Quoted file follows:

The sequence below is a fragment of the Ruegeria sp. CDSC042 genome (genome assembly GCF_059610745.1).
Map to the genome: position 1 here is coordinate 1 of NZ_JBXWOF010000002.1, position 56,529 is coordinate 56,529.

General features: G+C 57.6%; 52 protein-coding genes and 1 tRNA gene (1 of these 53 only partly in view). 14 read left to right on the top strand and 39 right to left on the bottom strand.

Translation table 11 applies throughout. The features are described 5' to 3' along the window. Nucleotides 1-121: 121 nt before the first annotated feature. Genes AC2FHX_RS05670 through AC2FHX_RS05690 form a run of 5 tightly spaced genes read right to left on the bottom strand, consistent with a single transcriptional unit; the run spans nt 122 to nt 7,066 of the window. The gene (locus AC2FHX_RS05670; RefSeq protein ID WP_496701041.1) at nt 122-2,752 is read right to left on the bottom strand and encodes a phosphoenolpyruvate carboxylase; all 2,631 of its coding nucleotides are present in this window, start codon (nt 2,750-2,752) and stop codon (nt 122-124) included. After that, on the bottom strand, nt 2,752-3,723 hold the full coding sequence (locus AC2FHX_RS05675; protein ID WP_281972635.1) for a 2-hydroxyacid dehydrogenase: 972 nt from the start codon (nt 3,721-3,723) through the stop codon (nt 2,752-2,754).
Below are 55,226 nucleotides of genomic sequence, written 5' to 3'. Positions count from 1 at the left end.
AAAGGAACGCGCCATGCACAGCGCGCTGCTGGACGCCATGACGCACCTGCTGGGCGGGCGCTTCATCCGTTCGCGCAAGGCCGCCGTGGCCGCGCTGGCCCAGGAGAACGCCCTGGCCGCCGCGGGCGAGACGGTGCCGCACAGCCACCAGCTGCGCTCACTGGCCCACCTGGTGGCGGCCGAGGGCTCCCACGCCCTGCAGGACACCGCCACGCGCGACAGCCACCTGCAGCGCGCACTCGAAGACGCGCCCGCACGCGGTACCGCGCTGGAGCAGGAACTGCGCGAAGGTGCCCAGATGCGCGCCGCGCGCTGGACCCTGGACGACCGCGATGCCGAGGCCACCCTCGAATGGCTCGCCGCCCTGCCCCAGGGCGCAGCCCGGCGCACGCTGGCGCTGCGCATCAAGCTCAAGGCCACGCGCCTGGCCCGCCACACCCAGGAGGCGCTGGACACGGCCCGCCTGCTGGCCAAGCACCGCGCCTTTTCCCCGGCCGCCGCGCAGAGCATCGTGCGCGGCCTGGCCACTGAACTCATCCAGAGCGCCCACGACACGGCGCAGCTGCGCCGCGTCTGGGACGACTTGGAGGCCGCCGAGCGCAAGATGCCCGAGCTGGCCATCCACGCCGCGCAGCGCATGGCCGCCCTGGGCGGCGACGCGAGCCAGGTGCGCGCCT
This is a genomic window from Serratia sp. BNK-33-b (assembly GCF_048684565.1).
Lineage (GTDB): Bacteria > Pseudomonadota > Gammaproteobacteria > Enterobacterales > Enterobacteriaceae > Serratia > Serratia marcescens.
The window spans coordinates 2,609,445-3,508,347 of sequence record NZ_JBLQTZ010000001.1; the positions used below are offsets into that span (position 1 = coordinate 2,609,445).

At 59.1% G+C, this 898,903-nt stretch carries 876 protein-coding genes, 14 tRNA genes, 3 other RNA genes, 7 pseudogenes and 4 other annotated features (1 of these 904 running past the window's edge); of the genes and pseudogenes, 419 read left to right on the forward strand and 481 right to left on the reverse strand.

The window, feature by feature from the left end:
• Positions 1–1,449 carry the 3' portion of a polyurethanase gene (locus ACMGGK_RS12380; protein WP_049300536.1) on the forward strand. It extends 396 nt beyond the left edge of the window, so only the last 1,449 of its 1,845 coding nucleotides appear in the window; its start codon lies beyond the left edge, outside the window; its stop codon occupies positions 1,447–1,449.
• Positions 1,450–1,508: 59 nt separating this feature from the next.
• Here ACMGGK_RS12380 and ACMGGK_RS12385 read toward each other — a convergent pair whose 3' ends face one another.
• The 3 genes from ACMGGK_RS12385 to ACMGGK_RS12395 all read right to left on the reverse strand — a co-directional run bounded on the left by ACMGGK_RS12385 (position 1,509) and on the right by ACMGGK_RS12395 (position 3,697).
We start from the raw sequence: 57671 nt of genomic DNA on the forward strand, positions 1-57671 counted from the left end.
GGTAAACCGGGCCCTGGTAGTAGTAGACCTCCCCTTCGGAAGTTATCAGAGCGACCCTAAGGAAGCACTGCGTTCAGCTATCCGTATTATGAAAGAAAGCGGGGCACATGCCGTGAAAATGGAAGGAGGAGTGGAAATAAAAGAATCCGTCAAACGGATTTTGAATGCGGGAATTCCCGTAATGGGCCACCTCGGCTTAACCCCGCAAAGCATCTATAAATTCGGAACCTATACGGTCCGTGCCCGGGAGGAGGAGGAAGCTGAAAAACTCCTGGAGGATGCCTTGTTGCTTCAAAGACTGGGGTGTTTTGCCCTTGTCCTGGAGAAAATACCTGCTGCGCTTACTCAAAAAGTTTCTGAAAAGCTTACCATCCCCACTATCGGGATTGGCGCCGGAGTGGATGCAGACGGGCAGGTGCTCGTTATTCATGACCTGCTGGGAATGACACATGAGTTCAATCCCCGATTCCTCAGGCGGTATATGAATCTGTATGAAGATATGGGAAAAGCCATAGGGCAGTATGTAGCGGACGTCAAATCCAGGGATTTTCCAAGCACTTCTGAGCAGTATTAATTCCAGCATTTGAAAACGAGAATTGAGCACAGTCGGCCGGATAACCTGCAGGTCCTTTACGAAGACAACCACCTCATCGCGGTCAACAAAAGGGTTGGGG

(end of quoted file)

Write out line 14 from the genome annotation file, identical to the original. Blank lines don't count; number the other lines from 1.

• Here ACMGGK_RS12380 and ACMGGK_RS12385 read toward each other — a convergent pair whose 3' ends face one another.